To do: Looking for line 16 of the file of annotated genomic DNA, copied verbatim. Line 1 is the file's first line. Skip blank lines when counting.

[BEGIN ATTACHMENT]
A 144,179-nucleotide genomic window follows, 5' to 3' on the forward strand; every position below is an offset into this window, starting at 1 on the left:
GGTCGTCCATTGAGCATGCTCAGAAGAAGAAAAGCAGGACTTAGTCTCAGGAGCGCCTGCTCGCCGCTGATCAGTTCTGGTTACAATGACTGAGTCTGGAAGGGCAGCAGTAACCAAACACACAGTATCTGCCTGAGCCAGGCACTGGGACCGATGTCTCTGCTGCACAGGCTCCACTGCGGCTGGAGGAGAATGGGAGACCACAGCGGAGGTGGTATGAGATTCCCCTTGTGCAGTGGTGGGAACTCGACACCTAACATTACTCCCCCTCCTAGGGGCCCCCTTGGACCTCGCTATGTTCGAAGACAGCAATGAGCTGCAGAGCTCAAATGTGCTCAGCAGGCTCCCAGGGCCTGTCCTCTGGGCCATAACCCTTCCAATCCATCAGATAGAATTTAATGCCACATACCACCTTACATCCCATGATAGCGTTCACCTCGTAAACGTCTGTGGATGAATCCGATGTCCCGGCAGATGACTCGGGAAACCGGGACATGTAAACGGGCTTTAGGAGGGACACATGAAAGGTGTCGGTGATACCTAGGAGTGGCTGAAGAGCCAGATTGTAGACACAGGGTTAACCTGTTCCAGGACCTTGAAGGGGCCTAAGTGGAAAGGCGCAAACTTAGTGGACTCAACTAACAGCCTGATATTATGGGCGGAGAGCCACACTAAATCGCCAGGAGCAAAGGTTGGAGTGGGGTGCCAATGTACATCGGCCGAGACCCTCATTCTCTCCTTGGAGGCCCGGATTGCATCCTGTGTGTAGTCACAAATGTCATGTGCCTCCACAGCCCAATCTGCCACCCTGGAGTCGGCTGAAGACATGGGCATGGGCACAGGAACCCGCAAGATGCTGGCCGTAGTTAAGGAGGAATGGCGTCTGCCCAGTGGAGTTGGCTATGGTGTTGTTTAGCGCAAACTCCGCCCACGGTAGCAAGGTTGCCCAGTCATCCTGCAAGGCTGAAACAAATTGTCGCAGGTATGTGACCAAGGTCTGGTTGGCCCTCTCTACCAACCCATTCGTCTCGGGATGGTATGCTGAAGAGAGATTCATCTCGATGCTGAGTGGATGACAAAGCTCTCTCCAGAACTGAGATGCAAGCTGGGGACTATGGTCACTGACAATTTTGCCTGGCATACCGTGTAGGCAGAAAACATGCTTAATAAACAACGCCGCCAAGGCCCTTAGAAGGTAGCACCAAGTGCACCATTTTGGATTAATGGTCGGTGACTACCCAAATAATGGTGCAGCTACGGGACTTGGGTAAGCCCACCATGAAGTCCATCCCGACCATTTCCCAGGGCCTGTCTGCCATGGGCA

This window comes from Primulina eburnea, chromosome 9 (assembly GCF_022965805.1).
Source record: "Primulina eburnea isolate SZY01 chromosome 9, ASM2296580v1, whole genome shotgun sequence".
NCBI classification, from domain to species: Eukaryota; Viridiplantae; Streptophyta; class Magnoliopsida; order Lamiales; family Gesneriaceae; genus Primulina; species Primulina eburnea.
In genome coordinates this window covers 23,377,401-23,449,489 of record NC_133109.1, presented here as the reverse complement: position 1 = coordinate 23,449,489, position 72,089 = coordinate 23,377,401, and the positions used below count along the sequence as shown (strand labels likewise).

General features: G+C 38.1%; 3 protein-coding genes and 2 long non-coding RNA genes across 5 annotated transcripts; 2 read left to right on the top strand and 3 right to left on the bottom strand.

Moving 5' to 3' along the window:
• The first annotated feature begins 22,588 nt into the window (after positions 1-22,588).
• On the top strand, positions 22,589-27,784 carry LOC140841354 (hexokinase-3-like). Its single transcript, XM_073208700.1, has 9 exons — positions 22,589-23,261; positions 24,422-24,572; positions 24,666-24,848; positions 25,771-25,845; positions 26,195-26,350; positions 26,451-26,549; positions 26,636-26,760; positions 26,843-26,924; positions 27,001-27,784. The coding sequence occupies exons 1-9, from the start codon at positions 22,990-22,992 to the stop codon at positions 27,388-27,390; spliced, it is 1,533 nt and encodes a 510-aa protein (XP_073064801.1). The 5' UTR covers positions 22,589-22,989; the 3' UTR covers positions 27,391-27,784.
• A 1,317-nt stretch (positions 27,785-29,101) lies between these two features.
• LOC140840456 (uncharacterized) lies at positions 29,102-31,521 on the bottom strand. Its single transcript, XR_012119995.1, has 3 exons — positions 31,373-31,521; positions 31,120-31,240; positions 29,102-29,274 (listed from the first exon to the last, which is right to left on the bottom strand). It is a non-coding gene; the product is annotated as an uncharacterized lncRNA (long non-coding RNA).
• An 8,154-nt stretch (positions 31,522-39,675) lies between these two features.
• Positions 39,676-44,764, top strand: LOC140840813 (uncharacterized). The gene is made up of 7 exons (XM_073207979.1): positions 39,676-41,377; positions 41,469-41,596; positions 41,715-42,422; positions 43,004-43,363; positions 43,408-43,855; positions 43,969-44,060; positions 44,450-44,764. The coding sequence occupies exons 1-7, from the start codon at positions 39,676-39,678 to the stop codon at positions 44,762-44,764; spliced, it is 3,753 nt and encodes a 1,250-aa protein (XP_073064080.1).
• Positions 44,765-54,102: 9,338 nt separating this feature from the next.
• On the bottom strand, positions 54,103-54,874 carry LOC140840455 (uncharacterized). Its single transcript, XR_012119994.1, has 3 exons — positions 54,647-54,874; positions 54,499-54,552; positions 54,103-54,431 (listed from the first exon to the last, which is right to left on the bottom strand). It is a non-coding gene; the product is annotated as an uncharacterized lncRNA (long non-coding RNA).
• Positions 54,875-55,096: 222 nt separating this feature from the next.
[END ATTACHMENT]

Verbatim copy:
• On the bottom strand, positions 54,103-54,874 carry LOC140840455 (uncharacterized). Its single transcript, XR_012119994.1, has 3 exons — positions 54,647-54,874; positions 54,499-54,552; positions 54,103-54,431 (listed from the first exon to the last, which is right to left on the bottom strand). It is a non-coding gene; the product is annotated as an uncharacterized lncRNA (long non-coding RNA).